"Ugh - this wasn't how I thought my working life would be." According to a skills survey made among IDA's members, new graduates often get disappointed when they encounter the reality of the workplace. Maybe you're one of them?
Sanne Mattebjerg, who is a career counselor at IDA with a special focus on the first two years of working life, can assure you that it is completely normal to feel this way.
She speaks to many recent graduates whose expectations of working life are not being met. One reason may be that they thought they were professionally equipped, but find they lack the social and personal skills they need to succeed in their job. Competences in which they have not been trained.
For some, uncertainty starts to set in: "Am I good enough?" "Am I a wrong fit for this workplace?" Unlike student life, where assignments and exams are constantly graded, recognition and evaluation are not formalised in the same way.
For others, boredom creeps in. Academically, they have been in the fast lane during their studies, acquiring new knowledge every semester and being constantly challenged. In contrast, the world of work is one of many routine tasks - and it might feel like there's a long way to go before you can expect to become more professionally skilled.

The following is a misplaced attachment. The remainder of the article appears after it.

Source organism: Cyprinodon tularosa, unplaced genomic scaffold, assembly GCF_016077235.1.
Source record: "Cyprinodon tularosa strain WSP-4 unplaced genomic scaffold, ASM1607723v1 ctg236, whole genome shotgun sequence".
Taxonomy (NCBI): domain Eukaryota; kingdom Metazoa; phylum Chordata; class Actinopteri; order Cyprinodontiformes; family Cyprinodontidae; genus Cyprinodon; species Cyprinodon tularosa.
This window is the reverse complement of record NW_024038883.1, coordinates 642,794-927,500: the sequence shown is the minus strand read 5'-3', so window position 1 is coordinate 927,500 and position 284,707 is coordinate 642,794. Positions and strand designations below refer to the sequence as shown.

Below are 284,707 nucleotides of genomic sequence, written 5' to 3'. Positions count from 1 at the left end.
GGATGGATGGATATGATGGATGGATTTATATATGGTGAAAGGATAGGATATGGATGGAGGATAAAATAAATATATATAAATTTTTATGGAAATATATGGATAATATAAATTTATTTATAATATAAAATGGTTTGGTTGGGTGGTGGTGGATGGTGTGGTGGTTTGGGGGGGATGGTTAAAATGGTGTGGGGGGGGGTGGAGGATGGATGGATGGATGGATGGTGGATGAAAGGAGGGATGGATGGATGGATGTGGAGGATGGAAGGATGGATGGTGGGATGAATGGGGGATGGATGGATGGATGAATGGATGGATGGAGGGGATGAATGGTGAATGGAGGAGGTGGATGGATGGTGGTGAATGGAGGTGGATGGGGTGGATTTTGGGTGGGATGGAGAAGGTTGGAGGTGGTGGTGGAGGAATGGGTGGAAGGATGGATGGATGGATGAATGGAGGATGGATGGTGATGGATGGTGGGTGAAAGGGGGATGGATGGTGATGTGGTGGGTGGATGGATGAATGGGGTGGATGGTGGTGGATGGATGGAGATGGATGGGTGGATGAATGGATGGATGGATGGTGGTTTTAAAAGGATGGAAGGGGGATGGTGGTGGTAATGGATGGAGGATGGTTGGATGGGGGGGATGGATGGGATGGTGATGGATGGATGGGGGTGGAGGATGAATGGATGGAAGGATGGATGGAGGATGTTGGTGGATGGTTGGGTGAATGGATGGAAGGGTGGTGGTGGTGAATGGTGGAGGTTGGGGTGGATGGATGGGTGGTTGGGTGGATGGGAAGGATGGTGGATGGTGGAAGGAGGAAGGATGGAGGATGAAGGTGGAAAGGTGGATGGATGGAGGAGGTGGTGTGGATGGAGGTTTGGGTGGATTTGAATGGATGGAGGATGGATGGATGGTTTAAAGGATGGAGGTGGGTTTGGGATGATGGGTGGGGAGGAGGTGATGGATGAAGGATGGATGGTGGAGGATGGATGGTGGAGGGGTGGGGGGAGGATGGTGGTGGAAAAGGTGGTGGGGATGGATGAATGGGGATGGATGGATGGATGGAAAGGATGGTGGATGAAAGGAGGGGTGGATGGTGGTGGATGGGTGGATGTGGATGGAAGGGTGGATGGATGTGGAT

Sanne Mattebjerg believes that insecurity and boredom are the reasons why many feel a need for further education and skills development already in the first years of working life.
IDA's survey among recent graduates shows that it can seem really difficult to have a conversation with your manager about further training - and it is particularly difficult to talk about the development of personal skills such as networking, communication or presentation techniques. So how do you go about it?
Before you book your manager for a 1:1 or embark on researching courses and certifications, you need to know yourself. You need to find out where and when you see a need for skills development.